Logo of pnasPNASInfo for AuthorsSubscriptionsAboutThis Article
Proc Natl Acad Sci U S A. Nov 22, 2005; 102(47): 16927–16932.
Published online Nov 16, 2005. doi:  10.1073/pnas.0503974102
PMCID: PMC1287969
Applied Physical Sciences

Diffusion-limited phase separation in eukaryotic chemotaxis


The ability of cells to sense spatial gradients of chemoattractant factors governs the development of complex eukaryotic organisms. Cells exposed to shallow chemoattractant gradients respond with strong accumulation of the enzyme phosphatidylinositol 3-kinase (PI3K) and its D3-phosphoinositide product (PIP3) on the plasma membrane side exposed to the highest chemoattractant concentration, whereas PIP3-degrading enzyme PTEN and its product PIP2 localize in a complementary pattern. Such an early symmetry-breaking event is a mandatory step for directed cell movement elicited by chemoattractants, but its physical origin is still mysterious. Here, we propose that directional sensing is the consequence of a phase-ordering process mediated by phosphoinositide diffusion and driven by the distribution of chemotactic signal. By studying a realistic reaction–diffusion lattice model that describes PI3K and PTEN enzymatic activity, recruitment to the plasma membrane, and diffusion of their phosphoinositide products, we show that the effective enzyme–enzyme interaction induced by catalysis and diffusion introduces an instability of the system toward phase separation for realistic values of physical parameters. In this framework, large reversible amplification of shallow chemotactic gradients, selective localization of chemical factors, macroscopic response timescales, and spontaneous polarization arise naturally. The model is robust with respect to order-of-magnitude variations of the parameters.

Keywords: directional sensing, lattice model, first-order phase transitions

The general picture emerging from the analysis of chemotaxis in several different eukaryotic cell types indicates that, in the process of directional sensing, a shallow extracellular gradient of chemoattractant is translated into an equally shallow gradient of receptor activation (1) that in turn elicits the recruitment of the cytosolic enzyme phosphatidylinositol 3-kinase (PI3K) to the plasma membrane, where it phosphorylates PIP2 into the D3-phosphoinositide product of PI3K, PIP3. However, phosphoinositide distribution does not simply mirror the receptor activation gradient, but rather a strong and sharp separation in PIP2- and PIP3-rich phases arises (1), realizing a powerful and efficient amplification of the external chemotactic signal. PIP3 acts as a docking site for plekstrin homology-domain-containing effector proteins that induce cell polarization, i.e., the generation of biochemically defined cell anterior and posterior sides, regulate cytoskeletal dynamics (2), and eventually cell motion (3). Cell polarization can be decoupled from directional sensing by the use of inhibitors of actin polymerization so that cells are immobilized but respond with the same signal amplification of untreated cells (4). The action of PI3K is counteracted by the phosphatase PTEN that dephosphorylates PIP3 into PIP2 (1). PTEN localization at the cell membrane depends on the binding to PIP2 of its first 16 N-terminal amino acids (5). Because PI3K and PTEN constitute a pair of enzymes with counteracting biochemical activities, it has been conjectured that in chemotacting cells mutual regulation between the two enzymes could be responsible for their localization into complementary regions of the cell surface.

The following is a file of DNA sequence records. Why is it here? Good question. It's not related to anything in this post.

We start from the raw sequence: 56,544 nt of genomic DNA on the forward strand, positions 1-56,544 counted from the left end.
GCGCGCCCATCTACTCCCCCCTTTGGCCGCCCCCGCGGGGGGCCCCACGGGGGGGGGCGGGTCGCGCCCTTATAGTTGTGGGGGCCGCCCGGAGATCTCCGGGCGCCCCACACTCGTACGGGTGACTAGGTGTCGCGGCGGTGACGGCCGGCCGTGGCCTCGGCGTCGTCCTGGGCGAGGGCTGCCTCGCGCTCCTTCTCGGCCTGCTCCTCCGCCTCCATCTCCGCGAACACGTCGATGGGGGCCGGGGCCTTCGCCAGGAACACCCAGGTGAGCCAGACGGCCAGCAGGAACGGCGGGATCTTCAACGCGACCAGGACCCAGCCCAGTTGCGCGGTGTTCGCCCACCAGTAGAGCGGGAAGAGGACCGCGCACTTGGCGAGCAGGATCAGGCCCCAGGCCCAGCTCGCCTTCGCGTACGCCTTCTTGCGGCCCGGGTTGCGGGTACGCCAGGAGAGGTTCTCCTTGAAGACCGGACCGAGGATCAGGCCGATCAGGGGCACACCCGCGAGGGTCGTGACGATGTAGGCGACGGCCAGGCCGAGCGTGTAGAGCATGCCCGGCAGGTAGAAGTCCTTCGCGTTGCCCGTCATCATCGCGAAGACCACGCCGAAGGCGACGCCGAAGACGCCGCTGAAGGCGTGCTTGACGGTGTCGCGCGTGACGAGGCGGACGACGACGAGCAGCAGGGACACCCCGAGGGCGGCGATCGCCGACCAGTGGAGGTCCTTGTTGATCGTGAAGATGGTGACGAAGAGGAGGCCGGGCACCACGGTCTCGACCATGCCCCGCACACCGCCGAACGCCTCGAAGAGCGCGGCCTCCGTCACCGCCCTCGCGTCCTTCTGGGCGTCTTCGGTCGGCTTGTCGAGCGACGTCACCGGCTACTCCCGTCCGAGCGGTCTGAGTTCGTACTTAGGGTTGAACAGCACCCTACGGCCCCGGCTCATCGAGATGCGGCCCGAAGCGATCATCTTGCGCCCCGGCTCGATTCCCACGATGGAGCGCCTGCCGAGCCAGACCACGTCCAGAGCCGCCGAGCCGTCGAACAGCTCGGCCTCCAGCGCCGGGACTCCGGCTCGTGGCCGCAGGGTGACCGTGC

In physical terms, the process of directional sensing shows the characteristic phenomenology of phase separation (6). However, it is not clear which mechanism could be responsible for it. In known physical models, such as binary alloys, phase separation is the consequence of some kind of interaction among the constituents of a system, which can favor their segregation in separated phases (7). In this work we show that, even in the absence of direct enzyme–enzyme or phosphoinositide–phosphoinositide interactions, catalysis and phosphoinositide diffusion mediate an effective interaction among enzymes, which is sufficient to drive the system toward phase separation.

Materials and Methods

A semiregular tessellation of the sphere composed of 10,230 hexagonal and 12 pentagonal sites was used to represent the plasma membrane. On each site, the number of molecules of any given type was represented as an integer variable. The probability rate equation M1 for a reaction or diffusion step of type s (s = 1,..., R) to take place at site i (i = 1,..., Ns) was decomposed in the product of a global (site independent) rate fs and a local (site dependent) probability equation M2. Global rates were functions of the global number of available reactants, whereas local probabilities were functions of their local concentrations, following from the expressions given in Tables Tables11 and and22 and the normalization conditions equation M3. Reaction and diffusion processes were performed stochastically according to the following algorithm (see Data Set 1, which is published as supporting information on the PNAS web site) (8 and 9). At each time step, the reaction or diffusion step of type s was chosen with probability equation M4. Then the site i where the reaction or diffusion step had to take place was chosen with probability equation M5. The reaction or diffusion step was then performed. The tables of global rates and local probabilities were updated to take into account the variation in the values of the local and global values of available reactants. The tables of local probabilities were ordered with the use of a bisection algorithm to speed up the choice of the next reaction–diffusion site i. Time was advanced as a Poisson process with mean equation M6. The simulations were performed on a 99 dual-processor nodes Beowulf cluster [2800 MHz Athlon processors (AMD, Sunnyvale, CA) with 4 Gbyte of memory each] using slackware linux (Slackware Linux, Brentwood, CA) and the gnu c compiler (http://gcc.gnu.org). Simulation results were represented graphically by using matlab (Mathworks, Natick, MA).